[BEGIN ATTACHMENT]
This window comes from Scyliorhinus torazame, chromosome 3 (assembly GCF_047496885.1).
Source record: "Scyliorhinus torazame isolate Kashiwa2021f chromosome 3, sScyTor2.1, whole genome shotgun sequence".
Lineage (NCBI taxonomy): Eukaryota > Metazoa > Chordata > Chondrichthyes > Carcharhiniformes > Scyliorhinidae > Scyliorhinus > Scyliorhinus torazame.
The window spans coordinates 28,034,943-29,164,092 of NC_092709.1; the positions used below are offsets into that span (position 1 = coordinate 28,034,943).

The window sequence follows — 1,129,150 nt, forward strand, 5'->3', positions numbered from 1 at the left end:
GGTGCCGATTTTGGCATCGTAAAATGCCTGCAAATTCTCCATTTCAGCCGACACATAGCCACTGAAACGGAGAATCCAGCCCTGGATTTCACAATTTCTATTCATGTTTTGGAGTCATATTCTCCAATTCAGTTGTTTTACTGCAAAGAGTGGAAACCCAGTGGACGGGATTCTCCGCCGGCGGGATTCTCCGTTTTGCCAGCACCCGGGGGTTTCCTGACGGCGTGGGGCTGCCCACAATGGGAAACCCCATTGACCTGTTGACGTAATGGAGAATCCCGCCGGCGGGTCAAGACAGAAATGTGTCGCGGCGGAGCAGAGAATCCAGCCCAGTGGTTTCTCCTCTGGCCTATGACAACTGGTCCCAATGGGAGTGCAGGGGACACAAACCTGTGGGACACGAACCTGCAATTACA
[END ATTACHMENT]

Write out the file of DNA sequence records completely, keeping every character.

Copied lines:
This window comes from Scyliorhinus torazame, chromosome 3 (assembly GCF_047496885.1).
Source record: "Scyliorhinus torazame isolate Kashiwa2021f chromosome 3, sScyTor2.1, whole genome shotgun sequence".
Lineage (NCBI taxonomy): Eukaryota > Metazoa > Chordata > Chondrichthyes > Carcharhiniformes > Scyliorhinidae > Scyliorhinus > Scyliorhinus torazame.
The window spans coordinates 28,034,943-29,164,092 of NC_092709.1; the positions used below are offsets into that span (position 1 = coordinate 28,034,943).

The window sequence follows — 1,129,150 nt, forward strand, 5'->3', positions numbered from 1 at the left end:
GGTGCCGATTTTGGCATCGTAAAATGCCTGCAAATTCTCCATTTCAGCCGACACATAGCCACTGAAACGGAGAATCCAGCCCTGGATTTCACAATTTCTATTCATGTTTTGGAGTCATATTCTCCAATTCAGTTGTTTTACTGCAAAGAGTGGAAACCCAGTGGACGGGATTCTCCGCCGGCGGGATTCTCCGTTTTGCCAGCACCCGGGGGTTTCCTGACGGCGTGGGGCTGCCCACAATGGGAAACCCCATTGACCTGTTGACGTAATGGAGAATCCCGCCGGCGGGTCAAGACAGAAATGTGTCGCGGCGGAGCAGAGAATCCAGCCCAGTGGTTTCTCCTCTGGCCTATGACAACTGGTCCCAATGGGAGTGCAGGGGACACAAACCTGTGGGACACGAACCTGCAATTACA